(Not once have I described my home to him, and as a matter of fact, it is a gorgeous house with oak trim and moulding, Berber carpets, hardwood, and slate tile. The price tag on the second set is $3,500.)

Me: “Okay… So, again, I need queen-sized, and on the cheaper end. It doesn’t have to be solid wood. I’m fine with an MDF (Medium Density Fiberboard) set. I’d like to stay under $1,500.”

Salesman: “I don’t think I can work with that budget and get you something nice. How about this?”

(He shows me a single bed with an ornate canopy frame and marble-embedded dresser trim.)

Me: “Thanks for your time.”

(I start walking away but spot the perfect set tucked away in a corner. Clearance pricing, queen-sized bed, dresser, and nightstand. It’s very close to my total budget, as I’d need a mattress still, but looks to be well worth the price.)

Salesman: “Ah, that set is on clearance due to being the floor display. You don’t want that; it’ll look cheap.”

Me: “I’ll take it. What is the cheapest mattress you have?”

Salesman: “No, really. You don’t want that set, unless you can’t afford something nicer.”

Me: “Thanks for your opinion, but I’d like this one. Again, what’s your cheapest mattress?”

Salesman: “If you insist! Our [fancy memory foam pillow top mattress] is on sale right now, for only $1,199!”

Me: “I’ll look myself, thanks. Ring me up for the bedroom set and I’ll let you know which mattress I decide on.”

(I find a good quality mattress on sale for only a couple hundred dollars, and it seems to be the cheapest one. I return to the salesman, who is watching me like a hawk, and point to the one I want. He tries to upsell some more, but finally understands I’ll have none of it. We are completing the order on the till and he gives me my total, several thousand dollars higher than my math says it should be.)

Me: “Uh, why is the price so high? It should be $3,200 less than that.”

Salesman: “Oh, I figured you’d rather have a brand new bedroom set instead of the floor model, and I added a [slightly higher quality, but double the price] mattress, instead, and gave you 10% off.”

Me: “I want the items I picked out. That’s all I’ll pay for. Is there a manager around?”

Salesman: “I’m the manager on duty, currently! So, debit or credit? If you put it on your [Store] credit card, you don’t have to pay for a whole year, or you can finance it over three years and get the nicer set I know you want but can’t afford! I know it’s tough right now, but financing is the best way to get nice things. Wouldn’t want your guests thinking you’re poor, huh?” *snickers*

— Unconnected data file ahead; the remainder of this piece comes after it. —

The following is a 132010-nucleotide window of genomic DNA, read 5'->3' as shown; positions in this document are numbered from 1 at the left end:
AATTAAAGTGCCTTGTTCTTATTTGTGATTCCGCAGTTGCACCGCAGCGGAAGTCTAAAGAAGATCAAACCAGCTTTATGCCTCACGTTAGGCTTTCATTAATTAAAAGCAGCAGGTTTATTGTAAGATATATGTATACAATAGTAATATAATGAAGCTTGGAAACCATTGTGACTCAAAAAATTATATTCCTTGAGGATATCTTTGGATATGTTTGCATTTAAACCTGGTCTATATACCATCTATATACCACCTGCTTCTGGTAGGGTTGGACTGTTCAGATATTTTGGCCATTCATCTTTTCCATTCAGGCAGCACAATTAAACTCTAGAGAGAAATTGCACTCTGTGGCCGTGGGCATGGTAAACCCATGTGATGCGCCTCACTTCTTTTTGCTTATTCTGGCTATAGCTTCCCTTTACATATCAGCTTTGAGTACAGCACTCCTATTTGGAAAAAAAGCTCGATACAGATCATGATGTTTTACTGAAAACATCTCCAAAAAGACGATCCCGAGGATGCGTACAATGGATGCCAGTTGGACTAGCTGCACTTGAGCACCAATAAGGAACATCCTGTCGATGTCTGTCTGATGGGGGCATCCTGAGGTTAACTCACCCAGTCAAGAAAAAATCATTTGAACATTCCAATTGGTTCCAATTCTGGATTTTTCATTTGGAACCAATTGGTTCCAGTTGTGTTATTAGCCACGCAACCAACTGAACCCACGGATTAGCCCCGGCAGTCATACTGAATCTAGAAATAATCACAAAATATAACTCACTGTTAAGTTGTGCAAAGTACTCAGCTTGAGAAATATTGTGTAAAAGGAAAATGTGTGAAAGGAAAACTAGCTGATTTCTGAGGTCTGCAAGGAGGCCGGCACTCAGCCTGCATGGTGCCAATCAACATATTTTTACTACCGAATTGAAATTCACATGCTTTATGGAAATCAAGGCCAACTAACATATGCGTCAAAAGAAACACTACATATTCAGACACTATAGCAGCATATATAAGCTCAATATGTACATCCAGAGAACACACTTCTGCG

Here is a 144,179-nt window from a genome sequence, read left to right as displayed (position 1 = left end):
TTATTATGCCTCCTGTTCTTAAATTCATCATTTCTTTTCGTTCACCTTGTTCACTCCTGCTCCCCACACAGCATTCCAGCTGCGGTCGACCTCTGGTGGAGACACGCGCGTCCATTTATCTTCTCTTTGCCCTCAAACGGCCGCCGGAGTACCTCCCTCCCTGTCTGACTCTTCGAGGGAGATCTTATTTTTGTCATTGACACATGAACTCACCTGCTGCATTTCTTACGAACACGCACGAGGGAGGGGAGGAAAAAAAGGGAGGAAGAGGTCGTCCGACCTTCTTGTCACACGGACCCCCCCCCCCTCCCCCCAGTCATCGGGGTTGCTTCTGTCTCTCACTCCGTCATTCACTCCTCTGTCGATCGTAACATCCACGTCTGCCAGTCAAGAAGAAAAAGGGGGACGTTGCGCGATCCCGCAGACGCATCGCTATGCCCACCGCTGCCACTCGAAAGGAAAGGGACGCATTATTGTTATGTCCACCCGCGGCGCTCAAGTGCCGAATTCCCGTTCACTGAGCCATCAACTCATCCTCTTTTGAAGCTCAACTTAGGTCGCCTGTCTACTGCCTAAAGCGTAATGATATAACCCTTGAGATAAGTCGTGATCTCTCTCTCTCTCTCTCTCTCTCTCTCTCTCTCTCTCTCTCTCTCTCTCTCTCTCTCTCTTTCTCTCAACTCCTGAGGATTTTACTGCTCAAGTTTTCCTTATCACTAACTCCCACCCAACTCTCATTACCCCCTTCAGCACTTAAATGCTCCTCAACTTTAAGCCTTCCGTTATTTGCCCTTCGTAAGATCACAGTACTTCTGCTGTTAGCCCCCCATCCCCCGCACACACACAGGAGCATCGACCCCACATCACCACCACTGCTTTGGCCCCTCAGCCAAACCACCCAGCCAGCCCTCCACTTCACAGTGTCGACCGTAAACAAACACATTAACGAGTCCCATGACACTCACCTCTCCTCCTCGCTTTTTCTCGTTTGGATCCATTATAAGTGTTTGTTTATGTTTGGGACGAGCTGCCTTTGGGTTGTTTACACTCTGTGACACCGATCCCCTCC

(I’m now in total shock and disgust, but noticing the time, I realize that every other furniture store is already closed, and I live 45 minutes away.)

Me: “Okay. Here’s what’s going to happen. Either you can shut your mouth and sell me what I asked for, and stop insulting me, or you can get another salesperson to serve me and get the commission. Your choice.”

Salesman: “All I was saying is—”

Me: “THANK YOU!”

(I walk away and find another salesperson, a woman, standing by the door. I explain what I need, show her what I want, and she rings me up.)

Saleswoman: “Great! Will that be on your [Store] credit card?”

Me: “No, and not interested. I think this will be the last time I shop here.”

Saleswoman: “I’m sorry to hear that. I put a 10% off coupon on your entire purchase for the hassle. The total is [amount less than I anticipated].”

Me: “Great. Debit, please.”

(I slide my card into the reader. The saleswoman starts a little spiel and mentions that my order will be ready to be picked up on the following Monday.)

Me: “Wait, what? I need it for this weekend. Now. It’s Thursday night; my guests arrive tomorrow afternoon. I have my truck, and my dad is bringing another from [Town an hour away] right now. He’s almost here! Everything I want is sitting right there; that mattress is in stock!”

Saleswoman: “Actually, that mattress is sold to another customer and awaiting pickup on [date two weeks from today]. We would have to bring you one from the warehouse, and it will get here on Monday.”

Me: “Can’t you sell me that one, and keep the other for the other customer? That’s two weeks away; that’s plenty of time.”

Saleswoman: “I’m sorry, no. I can’t do that. That’s the last one we have, and the warehouse is out.”

Me: “WHAT AM I PAYING FOR, THEN? You know what? Never mind. Forget it. I’m done.”

(I walked out, and both salespeople stood there looking confused as to why I was so mad. I checked the local classifieds on my phone and found the EXACT set in great shape, with a brand new mattress, for $500. The best part? The seller lived five doors down from me.)